Crossing the Line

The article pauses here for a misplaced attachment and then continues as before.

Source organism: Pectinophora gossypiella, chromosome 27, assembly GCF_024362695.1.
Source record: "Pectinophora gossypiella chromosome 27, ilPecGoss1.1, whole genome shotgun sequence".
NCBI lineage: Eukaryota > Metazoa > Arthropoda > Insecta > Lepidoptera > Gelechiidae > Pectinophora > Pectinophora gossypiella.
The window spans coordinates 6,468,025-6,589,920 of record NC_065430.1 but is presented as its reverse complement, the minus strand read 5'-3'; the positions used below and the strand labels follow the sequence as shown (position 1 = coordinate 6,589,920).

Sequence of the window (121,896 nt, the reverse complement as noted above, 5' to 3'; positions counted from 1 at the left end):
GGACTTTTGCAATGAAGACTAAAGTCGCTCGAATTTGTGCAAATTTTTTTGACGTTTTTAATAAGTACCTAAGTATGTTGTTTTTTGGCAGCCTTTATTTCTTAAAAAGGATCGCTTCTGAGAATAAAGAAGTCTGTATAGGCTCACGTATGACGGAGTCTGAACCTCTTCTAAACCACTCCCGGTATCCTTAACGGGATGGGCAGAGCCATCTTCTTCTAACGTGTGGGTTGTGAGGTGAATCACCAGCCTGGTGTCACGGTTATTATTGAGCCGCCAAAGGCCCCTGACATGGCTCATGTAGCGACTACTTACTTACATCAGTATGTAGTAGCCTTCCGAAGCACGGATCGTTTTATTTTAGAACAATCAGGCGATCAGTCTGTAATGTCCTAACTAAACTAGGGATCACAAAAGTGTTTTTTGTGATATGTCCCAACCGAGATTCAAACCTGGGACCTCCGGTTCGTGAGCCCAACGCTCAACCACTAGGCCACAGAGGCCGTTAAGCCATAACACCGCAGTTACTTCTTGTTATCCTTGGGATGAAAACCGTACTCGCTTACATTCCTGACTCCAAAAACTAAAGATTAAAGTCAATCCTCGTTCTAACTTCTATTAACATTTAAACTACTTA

James Joseph Dresnok's voice is heavy with age and cigarettes, but not regret. The last of four 1960s American deserters still living in North Korea and the subject of Crossing the Line, Dresnok is finally ready to talk about his 45 years in Pyongyang, and he's a born storyteller. This is director Daniel Gordon's third documentary set in the axis of evil's darkest horse. Despite the extremely rare opportunity to shoot the people living in the notoriously, radically closed-off nation, Gordon focuses on the lugubrious musings of our most shameful expat, the infighting between Dresnok and fellow defector Charles Jenkins, and a brief history of the Korean conflict. Following a little psychological recon, which posits Dresnok as an orphan who often ran away as a child to cope, Gordon treats his bolt across the DMZ at the age of 20 as something of a natural progression. Using archival footage (including fascinating clips of Nameless Heroes, a Kim Jong Il production that starred all of the defectors as evil Americans) and staged re-creations for dramatic punctuation, the reflective sequences veer between stylishly effective and drearily overstated. Decaying and illiterate, with a mouthful of metal teeth, Dresnok himself belies his advertisements for the greatness of North Korea; when the overweight puppet wobbles with gratitude over not suffering a single hunger pang while hundreds of thousands of Koreans died of starvation in 1995, you'll be glad he's in the hands of the Dear Leader.
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